Pakistan’s economy is heading for a crisis like Sri Lanka’s
Pakistan’s economy is like a ticking time bomb. Factors that caused Sri Lanka’s economic crisis also had a big impact on Pakistan, whose economy is also in trouble.
Pakistan has a large amount of debt, high inflation, a spike in unemployment, and a lot of other macroeconomic problems, which clearly show the multiple challenges faced by the country, according to Muhammad Hamza Qamar.
Other similarities between Sri Lanka and Pakistan include the fact that they both rely on imports for essential goods, have limited foreign exchange sources, cannot engage in free trade, and have a lot of debt.
From a critical point of view, China-Pakistan Economic Corridor (CPEC) is built on a loan of USD 46 billion (now USD 55 billion) that Pakistan received from China.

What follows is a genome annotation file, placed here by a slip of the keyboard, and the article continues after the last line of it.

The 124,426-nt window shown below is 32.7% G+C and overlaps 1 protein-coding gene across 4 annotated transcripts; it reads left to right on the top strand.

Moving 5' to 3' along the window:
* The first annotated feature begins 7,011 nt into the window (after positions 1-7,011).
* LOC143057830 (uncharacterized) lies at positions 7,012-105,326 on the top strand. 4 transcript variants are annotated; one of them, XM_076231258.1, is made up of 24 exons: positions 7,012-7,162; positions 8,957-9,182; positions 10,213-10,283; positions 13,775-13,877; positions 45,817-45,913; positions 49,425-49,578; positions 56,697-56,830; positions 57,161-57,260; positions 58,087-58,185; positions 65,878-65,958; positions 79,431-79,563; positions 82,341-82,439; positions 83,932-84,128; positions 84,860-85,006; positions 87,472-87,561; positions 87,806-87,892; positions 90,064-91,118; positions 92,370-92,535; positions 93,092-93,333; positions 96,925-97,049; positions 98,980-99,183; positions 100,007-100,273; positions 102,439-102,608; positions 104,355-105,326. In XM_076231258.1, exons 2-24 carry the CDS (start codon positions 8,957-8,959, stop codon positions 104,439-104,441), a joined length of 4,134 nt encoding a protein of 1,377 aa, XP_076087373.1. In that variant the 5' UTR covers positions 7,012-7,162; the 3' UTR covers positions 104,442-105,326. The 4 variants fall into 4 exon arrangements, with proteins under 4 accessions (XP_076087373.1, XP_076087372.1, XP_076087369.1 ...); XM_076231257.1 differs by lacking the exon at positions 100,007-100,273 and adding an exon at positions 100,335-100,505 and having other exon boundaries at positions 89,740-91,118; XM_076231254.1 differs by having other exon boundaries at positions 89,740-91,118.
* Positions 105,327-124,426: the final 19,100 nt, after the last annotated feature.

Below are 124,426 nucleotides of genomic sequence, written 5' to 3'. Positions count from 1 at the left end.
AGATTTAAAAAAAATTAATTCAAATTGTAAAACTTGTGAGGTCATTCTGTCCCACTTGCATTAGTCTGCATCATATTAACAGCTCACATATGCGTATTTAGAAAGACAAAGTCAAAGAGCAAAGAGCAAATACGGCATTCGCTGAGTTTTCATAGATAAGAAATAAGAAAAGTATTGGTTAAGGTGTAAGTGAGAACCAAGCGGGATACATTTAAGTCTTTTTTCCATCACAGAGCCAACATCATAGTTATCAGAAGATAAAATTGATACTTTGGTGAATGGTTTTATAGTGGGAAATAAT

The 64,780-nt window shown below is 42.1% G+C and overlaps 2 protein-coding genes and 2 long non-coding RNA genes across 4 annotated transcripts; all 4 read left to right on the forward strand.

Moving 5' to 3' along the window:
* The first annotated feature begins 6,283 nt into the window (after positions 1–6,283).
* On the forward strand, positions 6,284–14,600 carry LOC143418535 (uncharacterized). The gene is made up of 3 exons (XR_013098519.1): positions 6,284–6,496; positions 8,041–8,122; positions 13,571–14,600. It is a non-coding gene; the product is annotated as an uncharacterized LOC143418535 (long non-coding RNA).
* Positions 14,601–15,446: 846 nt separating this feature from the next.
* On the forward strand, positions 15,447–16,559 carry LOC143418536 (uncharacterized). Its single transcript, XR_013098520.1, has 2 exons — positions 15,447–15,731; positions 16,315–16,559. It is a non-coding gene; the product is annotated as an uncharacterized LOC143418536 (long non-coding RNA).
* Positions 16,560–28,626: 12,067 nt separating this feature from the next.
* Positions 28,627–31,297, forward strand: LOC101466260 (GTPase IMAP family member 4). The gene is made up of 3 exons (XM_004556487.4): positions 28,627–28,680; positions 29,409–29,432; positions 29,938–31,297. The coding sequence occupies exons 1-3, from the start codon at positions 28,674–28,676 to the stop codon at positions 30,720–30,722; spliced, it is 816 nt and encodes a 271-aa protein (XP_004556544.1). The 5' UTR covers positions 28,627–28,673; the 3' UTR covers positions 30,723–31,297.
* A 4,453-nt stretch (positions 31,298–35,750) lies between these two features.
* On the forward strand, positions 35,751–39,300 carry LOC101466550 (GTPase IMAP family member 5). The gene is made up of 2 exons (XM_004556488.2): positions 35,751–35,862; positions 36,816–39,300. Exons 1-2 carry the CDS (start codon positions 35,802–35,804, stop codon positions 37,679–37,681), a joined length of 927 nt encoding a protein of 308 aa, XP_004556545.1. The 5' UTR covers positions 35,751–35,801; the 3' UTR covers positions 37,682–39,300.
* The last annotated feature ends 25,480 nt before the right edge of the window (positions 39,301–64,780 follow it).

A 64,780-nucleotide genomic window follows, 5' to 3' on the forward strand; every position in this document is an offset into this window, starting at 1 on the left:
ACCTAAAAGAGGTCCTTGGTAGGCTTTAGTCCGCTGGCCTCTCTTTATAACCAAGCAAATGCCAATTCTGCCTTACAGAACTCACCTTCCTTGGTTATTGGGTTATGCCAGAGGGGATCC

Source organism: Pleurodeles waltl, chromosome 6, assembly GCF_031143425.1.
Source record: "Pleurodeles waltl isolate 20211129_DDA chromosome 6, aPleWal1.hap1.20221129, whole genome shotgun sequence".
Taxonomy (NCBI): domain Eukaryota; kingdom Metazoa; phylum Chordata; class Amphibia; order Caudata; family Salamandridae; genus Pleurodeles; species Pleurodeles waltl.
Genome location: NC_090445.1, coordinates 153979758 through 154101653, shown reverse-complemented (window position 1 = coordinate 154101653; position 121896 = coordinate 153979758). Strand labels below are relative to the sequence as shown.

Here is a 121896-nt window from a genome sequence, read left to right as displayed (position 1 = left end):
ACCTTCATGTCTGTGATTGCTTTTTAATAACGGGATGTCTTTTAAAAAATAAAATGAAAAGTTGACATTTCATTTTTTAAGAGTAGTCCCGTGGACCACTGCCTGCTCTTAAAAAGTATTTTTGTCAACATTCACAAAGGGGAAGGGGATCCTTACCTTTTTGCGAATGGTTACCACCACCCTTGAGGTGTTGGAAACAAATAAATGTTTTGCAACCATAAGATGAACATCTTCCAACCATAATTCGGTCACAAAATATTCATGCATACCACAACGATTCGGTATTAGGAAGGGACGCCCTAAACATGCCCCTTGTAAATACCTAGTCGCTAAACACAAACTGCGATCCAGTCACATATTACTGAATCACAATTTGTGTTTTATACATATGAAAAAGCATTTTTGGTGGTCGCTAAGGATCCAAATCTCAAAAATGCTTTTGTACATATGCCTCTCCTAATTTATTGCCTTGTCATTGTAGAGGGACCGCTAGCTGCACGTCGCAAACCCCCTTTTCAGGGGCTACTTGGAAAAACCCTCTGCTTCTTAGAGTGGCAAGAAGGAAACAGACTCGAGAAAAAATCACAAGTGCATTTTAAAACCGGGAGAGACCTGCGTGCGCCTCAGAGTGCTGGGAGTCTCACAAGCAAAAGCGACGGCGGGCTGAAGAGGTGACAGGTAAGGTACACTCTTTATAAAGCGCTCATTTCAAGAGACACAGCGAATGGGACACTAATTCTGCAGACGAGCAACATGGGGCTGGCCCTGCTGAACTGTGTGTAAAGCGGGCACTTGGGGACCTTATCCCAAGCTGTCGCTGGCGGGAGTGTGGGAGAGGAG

Qamar said that these investments were supposed to get a 17-20 percent Rate of Return in dollar terms on their equity (only the equity part, not the entire project cost), with an expected debt-to-equity ratio of 80 percent to 20 percent.
The same can be said about Pakistan, where the country’s total debt, which doesn’t include debt from CPEC, is around USD 72 billion or close to 70% of GDP, and the current account deficit has increased to around 120% Daily Parliament Times.
With CPEC, Pakistan will have to pay 7-8 billion dollars as an EMI over the next 43 years. This amount will start in 2018 and continue each year after that. The interest rate will be 7 percent, and Pakistan will have to pay this amount each year for the next 43 years.
Qamar said it appears impossible for the nation to pay back both the principal and interest.
Other revelations include the terms of the contracts for investment in CPEC are one-sided, including the condition that no-bid contracts be awarded to Chinese companies. Chinese vehicles have an exemption from toll tax and preference for the Chinese workforce.
The way China is behaving in Sri Lankan projects is similar to the way Pakistan has been behaving lately. The pipit’s not right to indulge in further loan programs, which are required to proceed with the CPEC project.